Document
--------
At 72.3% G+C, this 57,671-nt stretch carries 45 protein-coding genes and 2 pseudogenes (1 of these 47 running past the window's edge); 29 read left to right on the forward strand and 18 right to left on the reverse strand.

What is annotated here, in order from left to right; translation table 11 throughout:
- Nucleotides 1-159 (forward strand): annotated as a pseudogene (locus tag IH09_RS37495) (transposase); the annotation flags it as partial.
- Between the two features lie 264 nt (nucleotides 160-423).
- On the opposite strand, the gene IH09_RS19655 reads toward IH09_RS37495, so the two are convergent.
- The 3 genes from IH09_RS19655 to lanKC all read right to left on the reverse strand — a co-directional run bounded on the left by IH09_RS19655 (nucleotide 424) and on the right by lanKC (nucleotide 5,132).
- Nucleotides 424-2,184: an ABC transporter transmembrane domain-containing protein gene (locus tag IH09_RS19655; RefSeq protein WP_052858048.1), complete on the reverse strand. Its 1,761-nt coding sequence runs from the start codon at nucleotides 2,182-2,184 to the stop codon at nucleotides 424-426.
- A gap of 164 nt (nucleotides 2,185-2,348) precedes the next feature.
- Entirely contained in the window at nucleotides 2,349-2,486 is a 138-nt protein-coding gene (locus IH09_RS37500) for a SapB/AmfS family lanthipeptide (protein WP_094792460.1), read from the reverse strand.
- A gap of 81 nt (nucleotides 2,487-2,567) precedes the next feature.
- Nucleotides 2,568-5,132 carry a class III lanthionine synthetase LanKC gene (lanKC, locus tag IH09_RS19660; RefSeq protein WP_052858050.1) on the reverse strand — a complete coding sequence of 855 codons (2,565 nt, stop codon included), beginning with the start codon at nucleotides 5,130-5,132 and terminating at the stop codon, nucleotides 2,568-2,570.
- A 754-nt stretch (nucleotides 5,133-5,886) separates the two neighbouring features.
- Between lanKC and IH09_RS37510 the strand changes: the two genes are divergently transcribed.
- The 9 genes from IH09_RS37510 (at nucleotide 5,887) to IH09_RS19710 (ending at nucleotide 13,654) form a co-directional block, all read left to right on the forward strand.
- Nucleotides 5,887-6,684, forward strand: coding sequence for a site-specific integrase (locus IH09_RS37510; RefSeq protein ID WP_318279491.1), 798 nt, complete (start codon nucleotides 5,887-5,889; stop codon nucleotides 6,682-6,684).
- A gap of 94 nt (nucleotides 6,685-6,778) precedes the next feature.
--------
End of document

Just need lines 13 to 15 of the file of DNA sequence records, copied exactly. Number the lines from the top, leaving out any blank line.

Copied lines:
- Between lanKC and IH09_RS37510 the strand changes: the two genes are divergently transcribed.
- The 9 genes from IH09_RS37510 (at nucleotide 5,887) to IH09_RS19710 (ending at nucleotide 13,654) form a co-directional block, all read left to right on the forward strand.
- Nucleotides 5,887-6,684, forward strand: coding sequence for a site-specific integrase (locus IH09_RS37510; RefSeq protein ID WP_318279491.1), 798 nt, complete (start codon nucleotides 5,887-5,889; stop codon nucleotides 6,682-6,684).